The anonymous reviewers at Chronicles of Culture don’t seem to like any­ thing except right-wing polemics. The problem is the usual plague of the self­righteous: they have no sense of humor. For them, Roy Blount Jr. is “a humorist of sorts.” What’s the worst thing that can be brought up against him? He wears makeup in the cover photo.

There is a big world out there, where men still engage in “sports, drinking, chopping wood … and sexual relations,” although these subjects are obviously too earthy for the little puritans who review books. It’s not so much Roy who is too much for them, as the reality of everyday life. Don’t conservatives chop wood, drink bourbon, or make love? Don’t they have any of what Roy calls “the crown jewels”?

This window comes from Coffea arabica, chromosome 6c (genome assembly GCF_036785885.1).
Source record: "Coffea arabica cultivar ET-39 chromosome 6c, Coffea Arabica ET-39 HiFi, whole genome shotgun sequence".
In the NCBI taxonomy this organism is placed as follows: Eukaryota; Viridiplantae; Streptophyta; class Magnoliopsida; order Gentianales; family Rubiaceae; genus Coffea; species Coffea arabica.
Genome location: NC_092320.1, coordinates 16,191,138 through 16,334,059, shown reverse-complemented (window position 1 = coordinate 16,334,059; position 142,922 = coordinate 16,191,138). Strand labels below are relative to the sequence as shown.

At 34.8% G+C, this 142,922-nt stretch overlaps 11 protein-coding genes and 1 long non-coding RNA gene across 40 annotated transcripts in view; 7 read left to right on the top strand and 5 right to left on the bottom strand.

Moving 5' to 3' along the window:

The dismal prissiness of so many American conservatives is a modern phenomenon. We don’t have to go back to Aristophanes or Juvenal or even Swift to find great humorists who were arch­ reactionaries. Most brilliant comedy­ and all great social satire-is intensely conservative, because it is a disgruntled response to the present’s failure to live up to the standards of a mythical past. W.S. Gilbert managed to be offended at:

feminists, art for art’s sake writers, bureaucratic generals, egalitarian republicans, and fat women-in fact, with just about everything that would become the 20th century. Hillaire Belloc and G. K Chesterton Imagined a social system straight out of the 12th century, and Belloc refused to drink anything invented after the Reformation. More recently in Britain you could point to Evelyn Waugh and Anthony Powell, while in America a good case could be made for the “nonliberal” vision of Peter DeVries.

Roy Blount is hardly a conservative, and he is sometimes offensive (so were Aristophanes and Rabelais) but he is also often funny. Your reviewers’ failure to respond to the funny side of contemporary life is part of a larger failure: the inability to grasp the zaniness of the universe. I wonder if they can really be conservatives.